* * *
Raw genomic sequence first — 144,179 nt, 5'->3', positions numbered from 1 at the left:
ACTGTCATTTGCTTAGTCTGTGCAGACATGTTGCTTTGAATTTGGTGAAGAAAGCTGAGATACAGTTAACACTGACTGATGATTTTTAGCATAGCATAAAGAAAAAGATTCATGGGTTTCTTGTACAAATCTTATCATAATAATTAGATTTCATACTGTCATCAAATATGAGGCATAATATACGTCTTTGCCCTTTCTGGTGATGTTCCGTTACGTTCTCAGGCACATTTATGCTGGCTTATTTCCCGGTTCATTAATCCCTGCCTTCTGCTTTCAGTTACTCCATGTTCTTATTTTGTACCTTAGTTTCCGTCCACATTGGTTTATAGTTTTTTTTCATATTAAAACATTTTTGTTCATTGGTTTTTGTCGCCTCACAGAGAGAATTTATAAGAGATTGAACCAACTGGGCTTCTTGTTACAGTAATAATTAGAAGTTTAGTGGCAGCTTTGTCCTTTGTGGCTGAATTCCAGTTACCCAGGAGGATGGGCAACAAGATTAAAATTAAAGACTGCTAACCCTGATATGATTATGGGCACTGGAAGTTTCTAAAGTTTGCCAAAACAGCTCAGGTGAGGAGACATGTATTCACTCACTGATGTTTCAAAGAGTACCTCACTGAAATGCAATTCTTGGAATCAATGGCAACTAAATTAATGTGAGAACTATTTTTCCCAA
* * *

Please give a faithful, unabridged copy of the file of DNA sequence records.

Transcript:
Raw genomic sequence first — 144,179 nt, 5'->3', positions numbered from 1 at the left:
ACTGTCATTTGCTTAGTCTGTGCAGACATGTTGCTTTGAATTTGGTGAAGAAAGCTGAGATACAGTTAACACTGACTGATGATTTTTAGCATAGCATAAAGAAAAAGATTCATGGGTTTCTTGTACAAATCTTATCATAATAATTAGATTTCATACTGTCATCAAATATGAGGCATAATATACGTCTTTGCCCTTTCTGGTGATGTTCCGTTACGTTCTCAGGCACATTTATGCTGGCTTATTTCCCGGTTCATTAATCCCTGCCTTCTGCTTTCAGTTACTCCATGTTCTTATTTTGTACCTTAGTTTCCGTCCACATTGGTTTATAGTTTTTTTTCATATTAAAACATTTTTGTTCATTGGTTTTTGTCGCCTCACAGAGAGAATTTATAAGAGATTGAACCAACTGGGCTTCTTGTTACAGTAATAATTAGAAGTTTAGTGGCAGCTTTGTCCTTTGTGGCTGAATTCCAGTTACCCAGGAGGATGGGCAACAAGATTAAAATTAAAGACTGCTAACCCTGATATGATTATGGGCACTGGAAGTTTCTAAAGTTTGCCAAAACAGCTCAGGTGAGGAGACATGTATTCACTCACTGATGTTTCAAAGAGTACCTCACTGAAATGCAATTCTTGGAATCAATGGCAACTAAATTAATGTGAGAACTATTTTTCCCAA